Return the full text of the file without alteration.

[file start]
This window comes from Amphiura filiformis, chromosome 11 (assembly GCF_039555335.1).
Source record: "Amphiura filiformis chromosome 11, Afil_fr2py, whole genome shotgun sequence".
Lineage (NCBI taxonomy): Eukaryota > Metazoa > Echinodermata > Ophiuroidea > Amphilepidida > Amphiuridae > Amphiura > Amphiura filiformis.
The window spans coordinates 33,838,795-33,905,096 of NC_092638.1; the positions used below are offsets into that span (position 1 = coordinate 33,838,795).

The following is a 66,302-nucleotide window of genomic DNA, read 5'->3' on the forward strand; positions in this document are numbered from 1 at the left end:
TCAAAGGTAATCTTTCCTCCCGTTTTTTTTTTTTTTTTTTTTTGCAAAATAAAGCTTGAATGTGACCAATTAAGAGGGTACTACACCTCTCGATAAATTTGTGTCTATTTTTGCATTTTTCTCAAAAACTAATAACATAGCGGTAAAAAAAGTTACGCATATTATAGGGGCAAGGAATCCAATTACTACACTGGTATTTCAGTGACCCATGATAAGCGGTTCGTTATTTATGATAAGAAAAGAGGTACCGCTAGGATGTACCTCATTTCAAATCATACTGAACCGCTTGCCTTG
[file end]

This window comes from Amphiura filiformis, chromosome 11 (assembly GCF_039555335.1).
Source record: "Amphiura filiformis chromosome 11, Afil_fr2py, whole genome shotgun sequence".
Lineage (NCBI taxonomy): Eukaryota > Metazoa > Echinodermata > Ophiuroidea > Amphilepidida > Amphiuridae > Amphiura > Amphiura filiformis.
The window spans coordinates 33,838,795-33,905,096 of NC_092638.1; the positions used below are offsets into that span (position 1 = coordinate 33,838,795).

The following is a 66,302-nucleotide window of genomic DNA, read 5'->3' on the forward strand; positions in this document are numbered from 1 at the left end:
TCAAAGGTAATCTTTCCTCCCGTTTTTTTTTTTTTTTTTTTTTGCAAAATAAAGCTTGAATGTGACCAATTAAGAGGGTACTACACCTCTCGATAAATTTGTGTCTATTTTTGCATTTTTCTCAAAAACTAATAACATAGCGGTAAAAAAAGTTACGCATATTATAGGGGCAAGGAATCCAATTACTACACTGGTATTTCAGTGACCCATGATAAGCGGTTCGTTATTTATGATAAGAAAAGAGGTACCGCTAGGATGTACCTCATTTCAAATCATACTGAACCGCTTGCCTTG